There’s more to exercise than keeping us strong and fit. Recent studies have shown that it can also boost your immunity. Regular physical activity could be one of the keys to reducing the number of Americans who get sick every year with disease-causing germs, like bacteria, parasites, and viruses. And with public health now a top concern here in the U.S. and across the world, building immunity naturally has never been so important.


How Exercise Boosts Your Immune System


Studies show that exercise can help boost the production of white blood cells.  They perform various functions to protect your body from infections and harmful substances. One of our articles highlights that yoga is one of the best physical activities that can decrease the production of stress hormones. This is significant since stress hormones can reduce the functionality of T-cells, which are white blood cells that identify and destroy infected cells.

Furthermore, a study on the effects of exercise on the immune system shows that physical activities help in boosting the production of other white blood cells, such as neutrophils and leukocytes. Together they act as patrols for pathogens, which detect and remove harmful bacteria, fungi, and viruses. Researchers also found that natural-killer cells, which help prevent tumors and microbial infections, can be yielded through physical activity. This is  another example of how exercise is vital in building immunity

Finally, another research on the connection between physical activities and the body’s defense system explains that exercise counters elements that may lead to disease build-up. The study states that exercise stimulates anti-inflammatory and antioxidant responses. These are crucial in the fight against chronic diseases, like diabetes and cancer.  Yes, this study clearly states that exercise can help in building immunity that fights disease!


Lack of Exercise as a Public Health Concern


While the benefits of exercise are clear, there are still many who neglect to include this as a disease prevention technique. Around 74% of the adult population in the US are overweight and 40% have a chronic condition. Meanwhile, only 22.9% get the recommended amount of exercise. It doesn’t take much to put the two together: our lack of exercise, along with other lifestyle and genetic factors, are making us sick.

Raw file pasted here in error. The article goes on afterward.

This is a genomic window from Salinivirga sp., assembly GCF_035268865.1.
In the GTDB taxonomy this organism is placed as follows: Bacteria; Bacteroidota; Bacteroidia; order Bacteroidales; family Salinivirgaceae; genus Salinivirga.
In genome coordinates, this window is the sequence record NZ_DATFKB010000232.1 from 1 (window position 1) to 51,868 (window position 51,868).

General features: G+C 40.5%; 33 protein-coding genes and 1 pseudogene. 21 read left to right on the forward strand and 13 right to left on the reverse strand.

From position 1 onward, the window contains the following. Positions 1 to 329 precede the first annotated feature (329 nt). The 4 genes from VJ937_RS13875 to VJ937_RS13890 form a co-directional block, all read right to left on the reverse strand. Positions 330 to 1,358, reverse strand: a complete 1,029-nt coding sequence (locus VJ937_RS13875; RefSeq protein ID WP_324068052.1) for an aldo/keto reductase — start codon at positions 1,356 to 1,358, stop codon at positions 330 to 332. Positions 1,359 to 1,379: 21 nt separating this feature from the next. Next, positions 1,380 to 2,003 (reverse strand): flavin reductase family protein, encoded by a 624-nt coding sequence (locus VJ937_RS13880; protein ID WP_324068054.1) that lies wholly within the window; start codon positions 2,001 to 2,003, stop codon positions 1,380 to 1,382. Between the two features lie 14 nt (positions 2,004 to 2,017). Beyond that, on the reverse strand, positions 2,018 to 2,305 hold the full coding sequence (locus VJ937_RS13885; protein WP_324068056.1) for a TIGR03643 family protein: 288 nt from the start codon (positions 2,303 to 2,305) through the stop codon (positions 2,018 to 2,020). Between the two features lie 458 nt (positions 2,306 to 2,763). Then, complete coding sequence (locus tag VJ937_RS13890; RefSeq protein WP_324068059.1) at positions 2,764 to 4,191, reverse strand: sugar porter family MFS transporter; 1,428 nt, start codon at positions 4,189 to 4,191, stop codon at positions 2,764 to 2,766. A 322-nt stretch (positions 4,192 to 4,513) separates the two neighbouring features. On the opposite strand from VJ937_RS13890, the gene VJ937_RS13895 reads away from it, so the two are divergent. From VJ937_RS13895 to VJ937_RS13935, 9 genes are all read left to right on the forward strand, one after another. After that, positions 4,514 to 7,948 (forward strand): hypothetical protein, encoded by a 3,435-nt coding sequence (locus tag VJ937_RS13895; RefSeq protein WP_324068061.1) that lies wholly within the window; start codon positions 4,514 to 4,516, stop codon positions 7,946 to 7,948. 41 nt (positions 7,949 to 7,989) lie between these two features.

This is a public health matter.  The healthcare system needs to step up to promote exercise as a way to fight off sickness. Medical professionals have an opportunity to educate patients during hospital visits. Specialist nurses, in particular.  They could be instrumental in promoting physical activity with people who require frequent clinical care.

One of the specializations taught in an RN to BSN degree is public health nursing, which trains nurses to create programs that address the common health problems in communities – such as lack of exercise. Public health nurses can educate the public on the connection between exercise and immunity. Furthermore, their knowledge and skills in patient interaction emphasize their importance in encouraging and guiding individuals towards healthier lifestyle habits.

That said, you can’t rely on the healthcare system to teach you how to exercise. There are already many resources available, from online videos on how to exercise to personal trainers that can help you build a realistic routine.


Tips for Getting Started


To get fit and build a stronger immune system, start with simple lifestyle changes including exercise into your daily routine. Experts recommend that adults do low-intensity exercises for at least 150 minutes per week. That’s five days of 30-minute workouts or around three days of hour-long workouts! Short on time?  You can also opt for 75 minutes of high-intensity exercises.

Beginners and older adults can start with low-intensity exercises, such as walking, yoga, biking, or tai chi. These are also suited for people who have joint pain or are recovering from injuries. But if you want to amp up your training, try moderate to high-intensity workouts. Running, jump-rope, martial arts, and resistance training are just a few ideas you can explore.

Whichever you choose, remember that your health and your immunity will improve as long as you get moving!


This article was specially written for by Jinnie Bora

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